Protests supporting the Black Lives Matter movement are expected to take place in Scotland later.
An event has been scheduled to be held at Glasgow Green, between 12pm and 3pm, while another has been organised for Holyrood Park in Edinburgh from 1pm to 3pm.
Thousands of people have registered an interest in attending the events on Facebook.
Meanwhile, the Scottish Trades Union Congress (STUC) has organised a virtual protest and rally, which is due to be held between 6pm and 8pm on Saturday.
Kadi Johnson, the sister of Sheku Bayoh – a man who died in police custody in 2015, is to speak at the virtual protest.
First Minister Nicola Sturgeon urged people to support the Black Lives Matter movement safely.
On Twitter, she said: “Make your voice heard in support of Black Lives Matter but do so safely.
“Right now, mass gatherings risk spreading Covid-19 so please protest in other ways.
“STUC is organising an online protest at 6pm today.”
Anti-racism protests went ahead south of the border on Saturday, despite officials advising against mass gatherings due to the coronavirus pandemic.
Thousands gathered in cities such as London, Manchester, Cardiff and Leicester.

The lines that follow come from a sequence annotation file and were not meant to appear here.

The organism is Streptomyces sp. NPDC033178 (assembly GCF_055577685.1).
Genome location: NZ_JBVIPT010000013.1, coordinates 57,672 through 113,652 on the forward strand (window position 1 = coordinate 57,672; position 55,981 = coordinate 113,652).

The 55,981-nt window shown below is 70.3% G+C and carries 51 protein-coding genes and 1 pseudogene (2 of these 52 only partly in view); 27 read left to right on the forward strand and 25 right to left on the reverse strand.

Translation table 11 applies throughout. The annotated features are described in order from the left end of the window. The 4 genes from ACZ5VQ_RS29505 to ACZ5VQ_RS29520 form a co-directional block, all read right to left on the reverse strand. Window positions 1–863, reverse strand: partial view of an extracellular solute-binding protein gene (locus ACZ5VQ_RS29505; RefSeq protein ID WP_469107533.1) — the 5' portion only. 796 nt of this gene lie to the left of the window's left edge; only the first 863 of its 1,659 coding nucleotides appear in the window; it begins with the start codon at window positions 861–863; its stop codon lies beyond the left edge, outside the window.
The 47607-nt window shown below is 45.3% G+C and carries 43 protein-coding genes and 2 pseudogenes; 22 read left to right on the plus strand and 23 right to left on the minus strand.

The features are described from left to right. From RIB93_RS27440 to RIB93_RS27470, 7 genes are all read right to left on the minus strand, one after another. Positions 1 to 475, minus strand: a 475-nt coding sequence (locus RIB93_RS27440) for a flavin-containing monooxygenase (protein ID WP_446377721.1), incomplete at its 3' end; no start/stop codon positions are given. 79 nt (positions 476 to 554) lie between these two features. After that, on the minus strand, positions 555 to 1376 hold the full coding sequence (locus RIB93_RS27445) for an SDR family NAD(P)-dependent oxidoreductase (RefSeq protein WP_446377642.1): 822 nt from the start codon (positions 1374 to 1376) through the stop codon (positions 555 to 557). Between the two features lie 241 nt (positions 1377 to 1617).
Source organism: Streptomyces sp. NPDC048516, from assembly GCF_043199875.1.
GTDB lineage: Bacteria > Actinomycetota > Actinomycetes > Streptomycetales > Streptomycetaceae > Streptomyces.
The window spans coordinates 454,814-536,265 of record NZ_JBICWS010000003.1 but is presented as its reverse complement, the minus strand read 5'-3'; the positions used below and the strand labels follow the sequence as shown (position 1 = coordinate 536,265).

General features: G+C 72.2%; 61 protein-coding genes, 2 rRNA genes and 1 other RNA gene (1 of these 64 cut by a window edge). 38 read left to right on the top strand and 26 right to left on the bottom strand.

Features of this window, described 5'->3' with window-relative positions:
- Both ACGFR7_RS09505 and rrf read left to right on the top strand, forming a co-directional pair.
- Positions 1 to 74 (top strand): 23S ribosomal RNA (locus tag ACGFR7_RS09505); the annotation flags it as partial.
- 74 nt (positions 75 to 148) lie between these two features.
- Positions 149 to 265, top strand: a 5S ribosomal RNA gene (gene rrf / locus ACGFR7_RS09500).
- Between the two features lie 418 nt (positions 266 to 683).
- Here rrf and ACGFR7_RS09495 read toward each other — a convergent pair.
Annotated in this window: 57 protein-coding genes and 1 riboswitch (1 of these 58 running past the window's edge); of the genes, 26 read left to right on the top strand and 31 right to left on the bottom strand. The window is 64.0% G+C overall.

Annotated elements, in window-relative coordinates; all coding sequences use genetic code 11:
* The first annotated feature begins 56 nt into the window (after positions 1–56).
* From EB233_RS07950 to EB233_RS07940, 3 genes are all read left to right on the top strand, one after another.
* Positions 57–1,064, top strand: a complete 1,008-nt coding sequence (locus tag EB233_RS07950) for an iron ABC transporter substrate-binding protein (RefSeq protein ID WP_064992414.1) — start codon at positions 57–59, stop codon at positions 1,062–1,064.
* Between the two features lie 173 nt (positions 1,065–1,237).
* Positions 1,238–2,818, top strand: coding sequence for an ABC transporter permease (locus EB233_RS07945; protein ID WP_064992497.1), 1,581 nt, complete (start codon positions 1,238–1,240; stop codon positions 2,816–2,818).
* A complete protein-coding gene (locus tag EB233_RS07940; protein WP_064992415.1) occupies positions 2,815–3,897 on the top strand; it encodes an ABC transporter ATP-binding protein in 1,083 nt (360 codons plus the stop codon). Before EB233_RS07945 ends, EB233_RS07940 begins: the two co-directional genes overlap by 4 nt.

Ahead of the protests planned in Scotland, campaigners renamed streets in Glasgow city centre that have links to the slave trade.
In several streets, signs with a black background and white font have appeared alongside the originals, as activists replace the names of tobacco lords and slave trade owners in favour of black activists, slaves and those killed by police officers.
Cochrane Street — named after Andrew Cochrane, an 18th-century tobacco lord — was alternatively named ‘Sheku Bayoh Street’.
Buchanan Street, named after a slave owner, was renamed George Floyd Street.
Mr Floyd, 46, died in police custody in Minnesota on May 25 – the incident was captured by onlookers on their phones.
He could be heard pleading for air as a white police officer was seen kneeling on his neck.